Switching From Prepayment Meter to Direct Debit: What You Need To Know

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Do you ever feel as though your energy spending is spiralling out of your control ? Like every time you look at your energy bill you get an unpleasant surprise ? Switching to a prepayment meter can help you to feel more in control of your energy spending, as you pay for your energy on a Pay As You Go basis. However, prepayment meters aren’t for everybody. And if you don’t feel like you’re getting the best deal on a prepayment meter, you may be able to switch to another energy supplier that provides credit meter and a direct debit tariff.
Last update: November 2022

As you may have heard on the news, the UK energy market is currently under an immense amount of stress as a result of a global gas shortage driving up costs and putting several energy suppliers out of business. To learn more about this and stay updated on a daily basis you can read our page on the UK energy crisis.

Switching from a prepayment meter to a direct debit could save you money and make it easier to manage your account. Here we’ll look at the potential benefits of switching from prepayment meter to direct debit, and what you’ll need to consider before making the switch.

Is direct debit cheaper than prepayment meter?

Potentially, yes! Tariffs for prepayment meters are typically more expensive. Although the Papernest team will always try and find the best deal for prepayment customers. Direct Debits are advantageous to energy consumers as they make it easier for them to manage their cash flow. Not to mention saving money on the costs associated with sending out paper bills, and chasing up late payments. Suppliers are happy to incentivise customers to pay by direct debit by offering more attractive rates.

A prepayment meter can give you more control over your energy usage. But you can expect to pay more for the privilege.

But before we go into the relative merits of prepayment meters, credit meters and direct debits, let’s start at the very beginning…

What is a prepayment meter?

A prepayment meter is an energy meter that not only records your energy consumption, it has the ability to restrict supply of electricity and gas to your home if you don’t have enough credit. With a prepayment meter, energy consumers pay for their gas and electricity on a Pay As You Go basis. Each meter has a smart card or key that can be topped up with credit at any [Payzone store](https://storelocator.payzone.co.uk/) or [Post Office](https://www.postoffice.co.uk/branch-finder). You can also top up online via your supplier’s website, or via their mobile app. Most suppliers will also allow you to top up over the phone.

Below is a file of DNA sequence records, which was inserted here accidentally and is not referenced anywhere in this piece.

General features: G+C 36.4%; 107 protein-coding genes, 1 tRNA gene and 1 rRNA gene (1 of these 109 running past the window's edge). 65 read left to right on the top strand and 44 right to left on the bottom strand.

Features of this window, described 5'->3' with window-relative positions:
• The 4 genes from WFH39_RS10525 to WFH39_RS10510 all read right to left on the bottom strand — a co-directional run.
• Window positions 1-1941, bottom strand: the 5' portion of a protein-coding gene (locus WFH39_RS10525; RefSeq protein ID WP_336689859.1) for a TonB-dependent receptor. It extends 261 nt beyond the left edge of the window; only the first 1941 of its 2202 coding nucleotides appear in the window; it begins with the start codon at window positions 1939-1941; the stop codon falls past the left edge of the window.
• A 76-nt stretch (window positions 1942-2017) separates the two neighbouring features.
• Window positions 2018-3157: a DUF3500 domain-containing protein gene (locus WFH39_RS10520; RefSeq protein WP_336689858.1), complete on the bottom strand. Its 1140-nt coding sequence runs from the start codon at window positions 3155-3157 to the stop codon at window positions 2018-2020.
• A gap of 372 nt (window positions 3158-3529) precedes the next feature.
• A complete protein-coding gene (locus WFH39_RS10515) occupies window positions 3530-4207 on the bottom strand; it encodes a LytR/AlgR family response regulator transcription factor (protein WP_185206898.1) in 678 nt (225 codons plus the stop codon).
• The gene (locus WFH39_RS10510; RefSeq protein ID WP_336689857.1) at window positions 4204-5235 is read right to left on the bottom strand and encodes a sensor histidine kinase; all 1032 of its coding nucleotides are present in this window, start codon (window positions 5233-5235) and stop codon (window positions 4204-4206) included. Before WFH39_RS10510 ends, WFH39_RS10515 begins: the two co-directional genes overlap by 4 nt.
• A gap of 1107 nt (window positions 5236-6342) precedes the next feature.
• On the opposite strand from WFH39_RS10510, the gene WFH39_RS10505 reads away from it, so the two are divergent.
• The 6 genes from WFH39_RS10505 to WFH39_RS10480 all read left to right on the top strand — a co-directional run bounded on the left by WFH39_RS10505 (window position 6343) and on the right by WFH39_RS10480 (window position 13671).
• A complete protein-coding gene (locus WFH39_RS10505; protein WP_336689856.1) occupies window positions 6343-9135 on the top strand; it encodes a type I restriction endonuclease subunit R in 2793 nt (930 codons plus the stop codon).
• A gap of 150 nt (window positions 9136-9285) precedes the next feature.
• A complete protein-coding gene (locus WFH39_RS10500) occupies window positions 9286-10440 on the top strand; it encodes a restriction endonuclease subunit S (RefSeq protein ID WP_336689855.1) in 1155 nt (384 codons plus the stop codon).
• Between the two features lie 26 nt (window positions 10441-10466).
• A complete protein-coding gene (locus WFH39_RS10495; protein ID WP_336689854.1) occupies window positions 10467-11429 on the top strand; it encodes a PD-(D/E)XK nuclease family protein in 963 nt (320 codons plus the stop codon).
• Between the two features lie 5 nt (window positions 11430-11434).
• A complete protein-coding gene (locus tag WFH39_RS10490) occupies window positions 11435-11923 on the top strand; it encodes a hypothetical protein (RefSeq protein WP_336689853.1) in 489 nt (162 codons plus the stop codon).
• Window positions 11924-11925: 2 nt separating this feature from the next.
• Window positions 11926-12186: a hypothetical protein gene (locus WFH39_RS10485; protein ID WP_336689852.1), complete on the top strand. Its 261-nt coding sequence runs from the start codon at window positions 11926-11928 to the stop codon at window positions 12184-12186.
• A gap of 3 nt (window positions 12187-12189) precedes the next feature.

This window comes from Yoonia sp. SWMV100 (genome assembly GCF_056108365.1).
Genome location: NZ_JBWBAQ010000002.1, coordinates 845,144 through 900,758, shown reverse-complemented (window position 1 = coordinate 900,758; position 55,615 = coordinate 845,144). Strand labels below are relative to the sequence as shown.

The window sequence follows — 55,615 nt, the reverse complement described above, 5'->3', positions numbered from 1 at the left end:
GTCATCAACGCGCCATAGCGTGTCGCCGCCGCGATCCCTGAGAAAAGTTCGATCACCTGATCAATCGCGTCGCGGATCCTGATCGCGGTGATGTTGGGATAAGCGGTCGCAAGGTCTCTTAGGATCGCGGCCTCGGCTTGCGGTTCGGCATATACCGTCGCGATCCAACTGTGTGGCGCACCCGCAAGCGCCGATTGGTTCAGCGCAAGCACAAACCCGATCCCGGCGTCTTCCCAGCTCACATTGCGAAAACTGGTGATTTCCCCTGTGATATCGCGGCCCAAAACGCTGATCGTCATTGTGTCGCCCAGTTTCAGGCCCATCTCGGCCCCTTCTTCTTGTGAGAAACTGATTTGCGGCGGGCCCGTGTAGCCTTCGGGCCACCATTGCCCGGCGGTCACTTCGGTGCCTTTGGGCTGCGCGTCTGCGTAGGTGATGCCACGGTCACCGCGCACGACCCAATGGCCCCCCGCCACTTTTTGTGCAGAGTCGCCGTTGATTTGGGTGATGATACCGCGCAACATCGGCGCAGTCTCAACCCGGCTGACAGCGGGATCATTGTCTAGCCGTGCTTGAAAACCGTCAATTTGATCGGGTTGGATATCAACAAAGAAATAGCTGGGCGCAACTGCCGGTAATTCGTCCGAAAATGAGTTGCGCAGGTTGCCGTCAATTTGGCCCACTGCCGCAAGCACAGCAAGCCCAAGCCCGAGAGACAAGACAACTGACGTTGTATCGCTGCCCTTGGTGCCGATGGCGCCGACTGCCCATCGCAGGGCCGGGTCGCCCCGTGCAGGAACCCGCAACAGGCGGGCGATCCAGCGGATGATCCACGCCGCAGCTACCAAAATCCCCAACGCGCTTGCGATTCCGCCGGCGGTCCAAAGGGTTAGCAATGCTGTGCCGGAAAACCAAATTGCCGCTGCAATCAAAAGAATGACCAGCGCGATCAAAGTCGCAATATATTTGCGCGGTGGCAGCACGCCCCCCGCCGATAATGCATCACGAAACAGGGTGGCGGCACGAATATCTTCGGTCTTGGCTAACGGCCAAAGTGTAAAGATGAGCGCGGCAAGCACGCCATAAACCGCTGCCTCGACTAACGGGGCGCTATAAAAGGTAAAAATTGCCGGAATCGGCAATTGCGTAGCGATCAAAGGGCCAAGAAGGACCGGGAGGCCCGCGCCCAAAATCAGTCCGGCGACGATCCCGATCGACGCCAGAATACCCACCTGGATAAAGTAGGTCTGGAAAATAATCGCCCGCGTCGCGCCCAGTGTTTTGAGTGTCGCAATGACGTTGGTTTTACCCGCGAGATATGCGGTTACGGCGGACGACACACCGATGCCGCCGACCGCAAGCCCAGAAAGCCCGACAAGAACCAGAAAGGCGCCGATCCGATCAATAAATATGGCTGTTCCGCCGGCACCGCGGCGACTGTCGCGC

What is a credit meter?

A credit meter, on the other hand, simply records your energy use. It does not need to be topped up. However, if you pay for your energy by direct debit, it’s pertinent to take regular meter readings on the same date each month. This will ensure that you are billed accurately. Otherwise, your bills will be based on estimates which in turn are based in historic energy usage in your home. Which, if you haven’t been in your home long, may not necessarily be *your* usage.

A smart meter can ensure that your bills are always accurate as it transmits your energy usage directly to your supplier.

Whether you have a credit meter or a prepayment meter, your energy tariffs fall into two broad camps. You can choose a fixed-rate tariff or a variable-rate tariff. The former locks in your energy costs for a fixed period (usually 12 or 24 months). A variable-rate tariff, on the other hand, rises and falls with the cost of wholesale energy.

Cheapest prepayment deals

Whether you have a prepayment meter or a credit meter, it’s important to keep switching to ensure that you’re getting the best value for money. The Papernest team are always on hand to help you find the perfect energy tariff for your needs.

It’s important to note that the cheapest deal for you depends on your location, needs and usage. However, using national average unit rates and assuming median average energy consumption of 12,000 kWh per year for gas and 2,900 kWh for electricity, we can identify some of the cheapest prepayment deals on the market.

Cheapest credit meter deals

So, how do the cheapest prepayment meter deals stack up against the cheapest credit meter deals? First of all, it’s important to note that getting the cheapest rates invariably means paying by direct debit. However, in the table below, you can find some of the cheapest fixed-rate energy deals on the market. These also assume UK average energy rates and consumption of 12,000 kWh of gas and 2,900 kWh of electricity per year. You can see the savings in relation to the energy price cap for credit meters which currently stands at £1,042 per year for both fuels.

Supplier Tariff Annual Estimated Cost Early Exit Fee Savings Against Energy Price Cap